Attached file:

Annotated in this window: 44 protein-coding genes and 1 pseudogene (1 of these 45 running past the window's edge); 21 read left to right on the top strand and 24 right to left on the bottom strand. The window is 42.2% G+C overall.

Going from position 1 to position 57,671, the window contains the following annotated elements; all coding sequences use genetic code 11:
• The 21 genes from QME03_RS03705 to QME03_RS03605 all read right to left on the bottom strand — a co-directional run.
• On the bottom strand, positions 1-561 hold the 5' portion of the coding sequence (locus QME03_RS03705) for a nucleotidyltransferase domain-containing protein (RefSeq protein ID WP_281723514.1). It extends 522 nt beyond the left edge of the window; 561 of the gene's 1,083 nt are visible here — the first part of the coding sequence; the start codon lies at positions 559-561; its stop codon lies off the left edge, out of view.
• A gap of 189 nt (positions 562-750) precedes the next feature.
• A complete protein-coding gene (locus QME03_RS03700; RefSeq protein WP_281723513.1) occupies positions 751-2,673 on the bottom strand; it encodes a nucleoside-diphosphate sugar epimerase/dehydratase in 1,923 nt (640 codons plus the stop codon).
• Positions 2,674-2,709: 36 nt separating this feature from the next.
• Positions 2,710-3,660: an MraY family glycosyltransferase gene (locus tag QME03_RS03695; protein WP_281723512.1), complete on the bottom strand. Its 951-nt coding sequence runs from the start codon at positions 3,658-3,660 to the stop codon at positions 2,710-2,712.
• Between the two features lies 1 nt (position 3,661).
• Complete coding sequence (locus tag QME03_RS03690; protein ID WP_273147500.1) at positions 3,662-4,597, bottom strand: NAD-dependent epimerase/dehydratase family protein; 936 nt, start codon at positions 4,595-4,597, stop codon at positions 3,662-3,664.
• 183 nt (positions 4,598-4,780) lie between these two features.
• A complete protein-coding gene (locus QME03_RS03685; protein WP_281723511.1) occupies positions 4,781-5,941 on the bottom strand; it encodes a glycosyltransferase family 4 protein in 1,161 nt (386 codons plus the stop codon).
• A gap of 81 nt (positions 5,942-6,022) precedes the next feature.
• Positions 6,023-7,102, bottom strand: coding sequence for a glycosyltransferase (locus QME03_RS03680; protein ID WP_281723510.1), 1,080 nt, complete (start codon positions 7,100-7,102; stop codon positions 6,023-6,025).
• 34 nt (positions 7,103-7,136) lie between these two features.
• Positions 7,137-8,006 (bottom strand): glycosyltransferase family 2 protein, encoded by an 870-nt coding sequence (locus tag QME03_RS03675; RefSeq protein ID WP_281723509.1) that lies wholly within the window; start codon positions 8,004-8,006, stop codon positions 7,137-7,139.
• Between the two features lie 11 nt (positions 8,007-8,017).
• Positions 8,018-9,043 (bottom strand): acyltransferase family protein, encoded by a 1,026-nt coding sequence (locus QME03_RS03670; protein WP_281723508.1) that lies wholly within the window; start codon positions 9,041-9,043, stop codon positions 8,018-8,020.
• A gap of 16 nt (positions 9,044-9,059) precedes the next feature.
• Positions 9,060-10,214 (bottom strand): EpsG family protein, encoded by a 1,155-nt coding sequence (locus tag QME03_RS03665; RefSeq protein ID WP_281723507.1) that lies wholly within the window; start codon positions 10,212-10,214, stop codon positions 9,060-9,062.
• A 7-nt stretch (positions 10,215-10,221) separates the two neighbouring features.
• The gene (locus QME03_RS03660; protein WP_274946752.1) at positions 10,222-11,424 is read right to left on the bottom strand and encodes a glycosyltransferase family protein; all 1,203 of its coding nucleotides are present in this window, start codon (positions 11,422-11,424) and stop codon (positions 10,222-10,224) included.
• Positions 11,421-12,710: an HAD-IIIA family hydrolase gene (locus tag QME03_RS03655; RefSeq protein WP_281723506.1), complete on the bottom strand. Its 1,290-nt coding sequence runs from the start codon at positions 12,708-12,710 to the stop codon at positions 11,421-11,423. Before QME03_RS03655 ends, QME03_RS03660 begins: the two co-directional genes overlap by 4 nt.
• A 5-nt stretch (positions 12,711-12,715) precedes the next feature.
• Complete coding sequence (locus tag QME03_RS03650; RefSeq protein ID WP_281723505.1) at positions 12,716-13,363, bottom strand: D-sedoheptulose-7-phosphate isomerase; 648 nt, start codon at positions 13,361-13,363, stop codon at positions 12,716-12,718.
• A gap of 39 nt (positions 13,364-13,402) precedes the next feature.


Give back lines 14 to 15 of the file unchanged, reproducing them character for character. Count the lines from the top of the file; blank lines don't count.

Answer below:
• Positions 6,023-7,102, bottom strand: coding sequence for a glycosyltransferase (locus QME03_RS03680; protein ID WP_281723510.1), 1,080 nt, complete (start codon positions 7,100-7,102; stop codon positions 6,023-6,025).
• 34 nt (positions 7,103-7,136) lie between these two features.